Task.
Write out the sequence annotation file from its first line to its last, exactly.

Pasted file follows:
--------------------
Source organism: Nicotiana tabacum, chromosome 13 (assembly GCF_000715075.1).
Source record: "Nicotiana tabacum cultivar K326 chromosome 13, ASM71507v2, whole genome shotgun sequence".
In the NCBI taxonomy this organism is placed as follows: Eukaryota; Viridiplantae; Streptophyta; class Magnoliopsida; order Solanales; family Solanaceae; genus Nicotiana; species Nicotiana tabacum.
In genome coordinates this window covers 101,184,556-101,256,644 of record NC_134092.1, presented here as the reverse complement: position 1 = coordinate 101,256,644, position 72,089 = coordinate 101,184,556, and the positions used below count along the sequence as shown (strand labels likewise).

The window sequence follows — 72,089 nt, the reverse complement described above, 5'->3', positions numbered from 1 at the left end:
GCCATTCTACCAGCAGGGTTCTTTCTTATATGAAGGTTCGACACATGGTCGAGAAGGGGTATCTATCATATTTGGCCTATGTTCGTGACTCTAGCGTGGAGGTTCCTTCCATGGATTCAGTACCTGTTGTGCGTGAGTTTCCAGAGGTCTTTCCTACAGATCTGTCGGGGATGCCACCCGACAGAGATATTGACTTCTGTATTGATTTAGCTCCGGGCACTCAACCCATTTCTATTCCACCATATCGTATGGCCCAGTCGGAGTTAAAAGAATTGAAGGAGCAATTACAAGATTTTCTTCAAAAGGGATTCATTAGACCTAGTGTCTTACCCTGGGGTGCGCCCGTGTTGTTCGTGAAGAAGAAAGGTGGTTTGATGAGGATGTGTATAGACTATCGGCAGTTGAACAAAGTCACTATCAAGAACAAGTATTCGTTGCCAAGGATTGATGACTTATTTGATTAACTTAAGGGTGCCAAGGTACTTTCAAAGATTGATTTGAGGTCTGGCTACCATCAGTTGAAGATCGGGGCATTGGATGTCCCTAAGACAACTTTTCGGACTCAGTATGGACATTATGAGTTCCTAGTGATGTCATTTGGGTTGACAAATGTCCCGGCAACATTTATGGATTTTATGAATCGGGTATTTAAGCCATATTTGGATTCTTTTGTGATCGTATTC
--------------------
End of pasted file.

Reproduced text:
Source organism: Nicotiana tabacum, chromosome 13 (assembly GCF_000715075.1).
Source record: "Nicotiana tabacum cultivar K326 chromosome 13, ASM71507v2, whole genome shotgun sequence".
In the NCBI taxonomy this organism is placed as follows: Eukaryota; Viridiplantae; Streptophyta; class Magnoliopsida; order Solanales; family Solanaceae; genus Nicotiana; species Nicotiana tabacum.
In genome coordinates this window covers 101,184,556-101,256,644 of record NC_134092.1, presented here as the reverse complement: position 1 = coordinate 101,256,644, position 72,089 = coordinate 101,184,556, and the positions used below count along the sequence as shown (strand labels likewise).

The window sequence follows — 72,089 nt, the reverse complement described above, 5'->3', positions numbered from 1 at the left end:
GCCATTCTACCAGCAGGGTTCTTTCTTATATGAAGGTTCGACACATGGTCGAGAAGGGGTATCTATCATATTTGGCCTATGTTCGTGACTCTAGCGTGGAGGTTCCTTCCATGGATTCAGTACCTGTTGTGCGTGAGTTTCCAGAGGTCTTTCCTACAGATCTGTCGGGGATGCCACCCGACAGAGATATTGACTTCTGTATTGATTTAGCTCCGGGCACTCAACCCATTTCTATTCCACCATATCGTATGGCCCAGTCGGAGTTAAAAGAATTGAAGGAGCAATTACAAGATTTTCTTCAAAAGGGATTCATTAGACCTAGTGTCTTACCCTGGGGTGCGCCCGTGTTGTTCGTGAAGAAGAAAGGTGGTTTGATGAGGATGTGTATAGACTATCGGCAGTTGAACAAAGTCACTATCAAGAACAAGTATTCGTTGCCAAGGATTGATGACTTATTTGATTAACTTAAGGGTGCCAAGGTACTTTCAAAGATTGATTTGAGGTCTGGCTACCATCAGTTGAAGATCGGGGCATTGGATGTCCCTAAGACAACTTTTCGGACTCAGTATGGACATTATGAGTTCCTAGTGATGTCATTTGGGTTGACAAATGTCCCGGCAACATTTATGGATTTTATGAATCGGGTATTTAAGCCATATTTGGATTCTTTTGTGATCGTATTC